The book had relied on first person narrative, which lent the sweeping generational and political tumults in a South American country the right touch of personal fervour, and more importantly, a consistent point of view.

    The film on the other hand falters on this facet, a deficiency that robs the film of its conviction, its soul. The director seemed to have assumed that the pithy story would be enough to keep the audience interested, but it is not. About two-thirds of the way through the movie, I found myself counting minutes.

    The terrific cast is what ultimately salvages the movie. Meryl Streep in particular is perfect in her depiction of the ethereal, psychic wife of a powerful plantation owner. Jeremy Irons, as her jealous and ruthless husband, has some fantastic moments too but hams it up somewhat when he plays himself as an old man. Yet his torn emotional battle between his family and his political ambitions is so well brought out that one actually relates to his quandary.

    All in all, although the film waylays something pivotal along the way and of course skimps on being a loyal adaptation, it is surely a lot better than its average rating on Amazon would suggest. Definitely a recommended rental....more info

  • Poor Adaptation
    I never like the invidious comparisons between novels and the movies made from them, but in this case, it is hard to escape. This movie version of Isabel Allende's mesmerizing novel of the same name contains most of the same plot elements, but is sadly lacking in soul and resonance. A stellar cast and sweeping South American scenery still could not make this film more than a sub-par period piece. A pity. ...more info
  • reconciliation and growth- the "connection between events"- that's what the movie is about
    At least that's what it meant to me. Replace "South America" in all reviews by the word "Chile", because that is where the story belongs in its cut and dry facts. A wealthy family, a Shakespearean love between a peasant's son and a land owner's daughter; betrayal, rage, passion, violence and murder, ghosts (spirits), rebelion and freedom: all these are just some of the ingredients portraid in the movie with a great line up, awsome landscape and fairly good soundtrack. If you ever visit Chile, please see this movie and you'll understand part of the Chilean character and history: under our modern facade, there's still Biancas, Pedros and Truebas.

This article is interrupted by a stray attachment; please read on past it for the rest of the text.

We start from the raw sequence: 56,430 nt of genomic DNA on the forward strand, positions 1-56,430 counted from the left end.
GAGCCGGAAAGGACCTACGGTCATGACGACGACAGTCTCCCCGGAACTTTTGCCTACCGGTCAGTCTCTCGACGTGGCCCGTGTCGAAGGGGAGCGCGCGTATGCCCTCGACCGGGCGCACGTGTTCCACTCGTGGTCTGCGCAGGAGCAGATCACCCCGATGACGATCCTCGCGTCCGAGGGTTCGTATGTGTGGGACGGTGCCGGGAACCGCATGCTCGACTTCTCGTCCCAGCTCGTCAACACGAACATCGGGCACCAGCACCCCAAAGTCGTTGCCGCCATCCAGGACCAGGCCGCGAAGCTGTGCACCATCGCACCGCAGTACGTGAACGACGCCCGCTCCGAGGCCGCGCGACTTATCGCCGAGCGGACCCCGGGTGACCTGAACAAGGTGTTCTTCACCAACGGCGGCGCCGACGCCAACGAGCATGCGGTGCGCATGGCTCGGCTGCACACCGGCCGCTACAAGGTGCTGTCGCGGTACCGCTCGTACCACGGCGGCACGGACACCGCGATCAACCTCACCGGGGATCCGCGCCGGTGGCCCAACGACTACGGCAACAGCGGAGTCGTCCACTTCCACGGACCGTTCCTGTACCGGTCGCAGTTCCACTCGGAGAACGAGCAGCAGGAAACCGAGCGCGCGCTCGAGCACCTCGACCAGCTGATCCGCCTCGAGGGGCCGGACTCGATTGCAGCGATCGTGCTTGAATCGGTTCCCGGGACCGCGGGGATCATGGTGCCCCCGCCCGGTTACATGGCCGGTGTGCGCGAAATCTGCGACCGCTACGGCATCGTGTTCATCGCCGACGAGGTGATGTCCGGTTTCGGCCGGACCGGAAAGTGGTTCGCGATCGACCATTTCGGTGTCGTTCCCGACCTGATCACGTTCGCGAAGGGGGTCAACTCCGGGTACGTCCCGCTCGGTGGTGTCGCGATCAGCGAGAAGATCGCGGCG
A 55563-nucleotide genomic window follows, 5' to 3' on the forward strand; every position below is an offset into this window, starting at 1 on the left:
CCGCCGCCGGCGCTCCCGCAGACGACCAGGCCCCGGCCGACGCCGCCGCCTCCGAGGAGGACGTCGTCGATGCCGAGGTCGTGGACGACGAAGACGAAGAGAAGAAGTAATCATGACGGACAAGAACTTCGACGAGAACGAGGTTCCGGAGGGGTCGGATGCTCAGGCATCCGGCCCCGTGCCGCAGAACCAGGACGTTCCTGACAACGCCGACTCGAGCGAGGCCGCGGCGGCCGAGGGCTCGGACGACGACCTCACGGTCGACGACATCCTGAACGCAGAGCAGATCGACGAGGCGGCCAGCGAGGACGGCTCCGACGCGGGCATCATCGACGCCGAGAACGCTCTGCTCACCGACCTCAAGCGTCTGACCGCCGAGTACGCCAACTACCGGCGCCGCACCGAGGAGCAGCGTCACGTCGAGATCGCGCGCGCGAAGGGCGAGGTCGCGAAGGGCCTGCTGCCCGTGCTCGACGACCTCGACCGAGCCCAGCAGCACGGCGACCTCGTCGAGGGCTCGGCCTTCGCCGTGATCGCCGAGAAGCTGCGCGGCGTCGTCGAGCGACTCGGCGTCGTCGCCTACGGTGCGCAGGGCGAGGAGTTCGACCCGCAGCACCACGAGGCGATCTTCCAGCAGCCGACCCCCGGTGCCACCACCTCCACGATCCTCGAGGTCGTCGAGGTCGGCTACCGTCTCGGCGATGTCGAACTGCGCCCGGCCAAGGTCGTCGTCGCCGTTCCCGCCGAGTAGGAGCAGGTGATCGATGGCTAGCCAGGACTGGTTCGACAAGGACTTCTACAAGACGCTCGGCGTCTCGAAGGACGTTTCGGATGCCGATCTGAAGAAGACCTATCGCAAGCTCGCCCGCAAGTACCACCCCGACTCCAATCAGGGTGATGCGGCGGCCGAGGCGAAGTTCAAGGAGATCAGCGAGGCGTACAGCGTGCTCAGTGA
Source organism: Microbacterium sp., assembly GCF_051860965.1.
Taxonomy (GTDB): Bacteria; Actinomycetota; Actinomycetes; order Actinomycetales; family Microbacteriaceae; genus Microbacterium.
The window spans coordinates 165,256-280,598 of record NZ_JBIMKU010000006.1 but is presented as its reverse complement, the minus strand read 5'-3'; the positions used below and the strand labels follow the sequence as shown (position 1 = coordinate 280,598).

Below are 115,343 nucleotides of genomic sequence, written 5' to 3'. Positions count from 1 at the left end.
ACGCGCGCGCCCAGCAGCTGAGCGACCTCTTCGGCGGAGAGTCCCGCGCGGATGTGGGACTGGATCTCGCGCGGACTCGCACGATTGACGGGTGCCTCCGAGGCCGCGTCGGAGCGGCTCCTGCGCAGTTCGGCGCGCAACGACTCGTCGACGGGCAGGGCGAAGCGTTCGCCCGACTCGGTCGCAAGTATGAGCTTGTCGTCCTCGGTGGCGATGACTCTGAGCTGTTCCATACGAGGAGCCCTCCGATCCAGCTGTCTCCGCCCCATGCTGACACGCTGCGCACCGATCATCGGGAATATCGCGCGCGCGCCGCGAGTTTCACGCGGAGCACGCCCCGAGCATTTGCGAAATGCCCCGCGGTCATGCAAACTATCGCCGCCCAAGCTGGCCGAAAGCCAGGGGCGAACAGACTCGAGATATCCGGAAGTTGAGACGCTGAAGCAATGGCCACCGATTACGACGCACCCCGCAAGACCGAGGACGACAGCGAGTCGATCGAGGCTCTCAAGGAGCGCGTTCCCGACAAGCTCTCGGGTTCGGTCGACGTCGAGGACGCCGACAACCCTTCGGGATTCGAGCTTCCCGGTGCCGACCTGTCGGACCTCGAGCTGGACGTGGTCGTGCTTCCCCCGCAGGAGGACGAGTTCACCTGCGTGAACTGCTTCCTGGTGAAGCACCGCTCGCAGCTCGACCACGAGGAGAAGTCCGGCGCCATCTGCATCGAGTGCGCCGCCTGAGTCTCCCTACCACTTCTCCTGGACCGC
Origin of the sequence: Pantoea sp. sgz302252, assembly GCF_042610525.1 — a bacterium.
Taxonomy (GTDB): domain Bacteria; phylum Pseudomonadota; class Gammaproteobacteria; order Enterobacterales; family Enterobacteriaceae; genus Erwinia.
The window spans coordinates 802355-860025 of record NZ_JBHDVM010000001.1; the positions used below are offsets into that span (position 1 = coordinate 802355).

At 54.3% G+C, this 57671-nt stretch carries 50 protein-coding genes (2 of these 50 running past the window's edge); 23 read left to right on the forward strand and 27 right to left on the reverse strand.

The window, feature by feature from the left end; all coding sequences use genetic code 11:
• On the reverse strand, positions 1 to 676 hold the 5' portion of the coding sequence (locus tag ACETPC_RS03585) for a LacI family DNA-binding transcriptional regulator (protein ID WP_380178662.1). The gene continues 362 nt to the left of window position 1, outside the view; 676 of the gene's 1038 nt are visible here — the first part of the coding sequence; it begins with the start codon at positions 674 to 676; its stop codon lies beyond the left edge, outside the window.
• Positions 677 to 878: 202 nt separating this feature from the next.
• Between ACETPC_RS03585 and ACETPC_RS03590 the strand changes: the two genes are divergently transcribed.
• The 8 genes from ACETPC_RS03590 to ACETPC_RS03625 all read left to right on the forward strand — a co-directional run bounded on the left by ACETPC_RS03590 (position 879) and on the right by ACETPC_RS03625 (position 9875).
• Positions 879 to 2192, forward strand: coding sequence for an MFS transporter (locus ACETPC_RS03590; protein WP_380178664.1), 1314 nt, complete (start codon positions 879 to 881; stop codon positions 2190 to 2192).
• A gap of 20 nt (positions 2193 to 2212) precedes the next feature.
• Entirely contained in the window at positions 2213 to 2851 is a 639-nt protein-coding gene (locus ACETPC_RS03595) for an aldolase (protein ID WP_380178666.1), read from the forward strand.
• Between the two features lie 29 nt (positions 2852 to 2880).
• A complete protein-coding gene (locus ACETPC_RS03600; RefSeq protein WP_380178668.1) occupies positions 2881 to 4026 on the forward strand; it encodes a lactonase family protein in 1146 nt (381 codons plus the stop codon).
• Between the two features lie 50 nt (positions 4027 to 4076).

The movie personally helped me see my own story and find new connections between myself, my family and the culture where I was born and raised: that of Chile's.
    ...more info
  • Very touching
    I actually just saw this movie for the first time condering its a '93 movie and I imediately came to Amazon to purchase it, it's one of those collectable movies.

    The story is very touching, very emotional, very real. The acting - not surprising by the line of actors - is wonderful. Each character appeals to you in a certian way.

    The history is deep and the hardships of this family, although very well off and influential, heartfelt. It puts one in awe at how even people who have so much power at one point can loose it all in an instant, as well as to never treat those beneath you unfairly because of your power, wealth, or position. Never burn bridges basically.

    I found myself thinking about the movie days after. Definately a movie to have, keep, and watch over again every once in a while....more info

  • not bad, considering...
    ...that it's adapted from a novel. Since I haven't read the novel, I have nothing to compare it against but even then it's obvious that a lot has had to be omitted in order to make it into a film.

    Overall, it's a riveting film, though parts of it were fairly predictable---mainly the circular tragedy and poetic/ironic justice parts, and of course the South American socioeconomic/political history is very familiar. Not until reading the production notes on the DVD did I know for certain that the movie is set in Chile, but that was my first guess immediately---though it is curious that the film barely mentions in passing, the vital role of our C.I.A. in setting up the military coup which overthrew the democratically elected government and installed the hideously repressive and genocidal Pinochet regime.

    The ending, with Winona Ryder opining on the preciousness of life's every moment and the power of love and forgiveness, basically pops up out of nowhere but I'm sure that these themes are much better developed in the novel.

    There are far worse ways to spend 2 hours; with this film, despite its subtle flaws, at least we get a little bit of modern South American history and society, even if the dirty little secrets of our C.I.A. involvement in it are just barely hinted at. In many ways it is not only a good eye-opener about social and political injustice and brutality, but also carries something of a feminist edge---showing the reckless and self-absorbed megalomania and egotism of the ambitious men who claw their way into the ruling class and then proceed to keep everyone else around them down and under their thumbs....more info